Want to add some texture and a bit of sweetness to your knitting? Learn how to do honeycomb stitch! This easy stitch pattern is a combination of knit and slipped stitches and the result is a design that is certainly bee-friendly!
Another name for this stitch pattern is loop stitch, but there's another loop stitch pattern you can do too (which creates long loops of yarn), so the names can be confusing. Not to mention, the design in this doesn't look very loopy. Honeycomb stitch, however, describes the soft and subtle hexagonal texture that slipping stitches creates.
Alternating rows of all knitting with rows of knit and slipped stitches result in honeycomb on the front and a back that looks more like a cross between garter stitch and seed stitch. Because of this, the basic version of the stitch pattern works best when you knit flat. For those times when you want to knit in the round, you'll need to adapt the pattern and swap in purl stitches on the even rows.
You can knit the honeycomb stitch pattern on any odd number of stitches, so cast on some stitches for a swatch and give this a try!
Knit every stitch. (We told you this was easy!)
Knit 1. *Slip 1 stitch purlwise with the yarn in back. Knit 1. Repeat from * across the row.
If you haven't slipped stitches before, slide the tip of your right needle under the next stitch on the left needle as though you are going to purl the stitch. Be sure your working yarn stays at the back, as when working knit stitches. Move the stitch to your right needle without doing anything else to it. That's it!
As you work across the entire row, slipping and knitting the stitches, you should end up with a row that has stitches that tend to group in twos.
Knit every stitch.
Knit 2. *Slip 1 stitch purlwise with the yarn in back. Knit 1. Repeat from * across the row, ending with one more knit stitch.
The two knits at the beginning and end of this row are what create the staggered honeycomb effect.
Just like at the end of row 2, you should see the stitches grouped in sets of two.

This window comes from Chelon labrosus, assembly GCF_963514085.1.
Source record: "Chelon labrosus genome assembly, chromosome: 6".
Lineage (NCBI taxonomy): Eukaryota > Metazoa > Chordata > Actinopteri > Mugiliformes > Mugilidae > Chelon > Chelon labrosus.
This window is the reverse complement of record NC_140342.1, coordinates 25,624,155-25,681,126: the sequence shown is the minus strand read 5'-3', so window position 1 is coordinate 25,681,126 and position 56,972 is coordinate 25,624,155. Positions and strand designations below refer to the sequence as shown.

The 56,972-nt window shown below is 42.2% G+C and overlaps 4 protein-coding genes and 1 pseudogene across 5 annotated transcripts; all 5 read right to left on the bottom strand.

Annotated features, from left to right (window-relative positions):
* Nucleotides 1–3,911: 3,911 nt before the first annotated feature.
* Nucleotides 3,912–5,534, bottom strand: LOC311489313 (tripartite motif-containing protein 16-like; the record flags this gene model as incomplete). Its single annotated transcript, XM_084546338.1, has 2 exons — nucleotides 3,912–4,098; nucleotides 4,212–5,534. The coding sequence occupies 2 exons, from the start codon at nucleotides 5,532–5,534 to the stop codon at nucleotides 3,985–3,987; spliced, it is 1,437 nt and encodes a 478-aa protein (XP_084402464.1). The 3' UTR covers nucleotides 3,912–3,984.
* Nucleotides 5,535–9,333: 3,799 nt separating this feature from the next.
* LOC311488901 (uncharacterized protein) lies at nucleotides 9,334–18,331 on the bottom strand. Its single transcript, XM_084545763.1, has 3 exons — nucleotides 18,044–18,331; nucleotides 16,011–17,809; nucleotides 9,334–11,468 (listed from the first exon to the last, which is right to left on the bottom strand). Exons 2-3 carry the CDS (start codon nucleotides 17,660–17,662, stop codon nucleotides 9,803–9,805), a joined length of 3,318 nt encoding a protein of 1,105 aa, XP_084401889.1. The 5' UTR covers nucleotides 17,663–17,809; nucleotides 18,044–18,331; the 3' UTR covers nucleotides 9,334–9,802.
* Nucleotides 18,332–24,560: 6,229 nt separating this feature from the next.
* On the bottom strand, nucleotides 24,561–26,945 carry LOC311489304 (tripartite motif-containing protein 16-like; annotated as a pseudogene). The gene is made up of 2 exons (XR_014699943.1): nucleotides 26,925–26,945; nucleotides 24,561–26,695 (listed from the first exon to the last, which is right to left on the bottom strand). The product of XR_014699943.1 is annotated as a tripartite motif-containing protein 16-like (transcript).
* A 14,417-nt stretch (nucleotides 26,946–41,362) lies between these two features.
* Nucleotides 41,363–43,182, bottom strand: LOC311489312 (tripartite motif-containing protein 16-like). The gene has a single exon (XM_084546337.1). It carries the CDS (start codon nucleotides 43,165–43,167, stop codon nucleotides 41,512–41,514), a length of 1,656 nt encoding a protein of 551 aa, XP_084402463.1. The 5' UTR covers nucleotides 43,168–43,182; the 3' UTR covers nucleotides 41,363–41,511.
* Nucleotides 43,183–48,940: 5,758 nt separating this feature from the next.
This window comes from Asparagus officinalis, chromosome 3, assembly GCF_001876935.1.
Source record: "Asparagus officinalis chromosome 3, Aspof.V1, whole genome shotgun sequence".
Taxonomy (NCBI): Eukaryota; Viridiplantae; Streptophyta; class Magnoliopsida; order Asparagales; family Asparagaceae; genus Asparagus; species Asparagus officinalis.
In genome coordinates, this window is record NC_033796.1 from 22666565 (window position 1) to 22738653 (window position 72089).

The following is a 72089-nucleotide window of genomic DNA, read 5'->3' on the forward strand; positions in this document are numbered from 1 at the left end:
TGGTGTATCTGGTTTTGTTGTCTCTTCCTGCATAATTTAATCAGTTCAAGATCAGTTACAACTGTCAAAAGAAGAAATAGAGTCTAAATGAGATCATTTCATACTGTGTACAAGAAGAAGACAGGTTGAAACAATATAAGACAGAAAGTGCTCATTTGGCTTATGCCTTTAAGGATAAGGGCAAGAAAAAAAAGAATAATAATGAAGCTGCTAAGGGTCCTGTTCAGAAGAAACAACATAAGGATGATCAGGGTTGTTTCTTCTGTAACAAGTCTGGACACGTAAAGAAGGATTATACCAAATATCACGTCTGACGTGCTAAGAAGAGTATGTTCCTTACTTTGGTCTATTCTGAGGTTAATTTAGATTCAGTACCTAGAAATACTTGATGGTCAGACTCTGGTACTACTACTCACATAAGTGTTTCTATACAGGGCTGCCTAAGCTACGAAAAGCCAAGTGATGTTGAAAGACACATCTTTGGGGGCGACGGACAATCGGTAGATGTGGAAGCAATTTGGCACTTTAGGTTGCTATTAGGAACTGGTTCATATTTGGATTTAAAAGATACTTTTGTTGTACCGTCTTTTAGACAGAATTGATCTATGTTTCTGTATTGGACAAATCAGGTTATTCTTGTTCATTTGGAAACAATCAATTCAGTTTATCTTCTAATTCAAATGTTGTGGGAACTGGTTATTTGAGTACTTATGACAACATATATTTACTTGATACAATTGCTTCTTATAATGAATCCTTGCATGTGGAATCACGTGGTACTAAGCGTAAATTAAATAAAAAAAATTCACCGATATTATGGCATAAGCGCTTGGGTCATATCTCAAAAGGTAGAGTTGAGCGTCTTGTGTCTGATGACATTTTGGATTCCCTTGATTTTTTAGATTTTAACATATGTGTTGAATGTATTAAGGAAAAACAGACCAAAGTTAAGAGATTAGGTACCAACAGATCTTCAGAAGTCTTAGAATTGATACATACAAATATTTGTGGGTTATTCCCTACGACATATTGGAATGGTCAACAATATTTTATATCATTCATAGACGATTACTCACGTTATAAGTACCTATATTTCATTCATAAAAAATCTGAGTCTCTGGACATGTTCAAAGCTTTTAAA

Rows 1 and 3 are the right side of your knitting and rows 2 and 4 are the wrong side. By the time you finish row 4, if you flip your work over to start the next repeat, you'll see the pattern already starting to form.
Repeat rows 1 through 4 until your piece reaches the desired size. Here's the summarized and abbreviated version:
Row 1: K.
Row 2: K1. *Sl1 wyib. K1. Rep from *.
Row 3: K.
Row 4: K2. *Sl1 wyib. K1. Rep from * to last st. K1.
Because it's a simple repeat, it's easy to memorize this and knit while you're watching a movie or riding the train. The only thing to really keep track of is which row you're on, as it can be tricky to tell if you need to work row 2 or 4 after a knit row. Use a row counter so you always know which row you're on!
The longer horizontal stitches that form the lower curve on each row on the front side of your knitting come when your yarn is held in the back of the slipped stitches. It's amazing how one small change can alter the look of rows of basic knitting!
The back of honeycomb stitch still looks similar to garter stitch, but the texture is bumpier. You can use the front and back to your advantage by knitting a dish or face cloth with different sides for different purposes!
Another good thing about the honeycomb stitch pattern is that the edges don't curl like stockinette stitch. That makes it ideal for knitting items on which you don't want an extra border of stitches. And because it's simple, you can use it in situations when you might otherwise choose garter stitch. Just be sure to check your gauge because it will be a little different.
And if you want to change it up even more, try working this on larger needles for a more open look!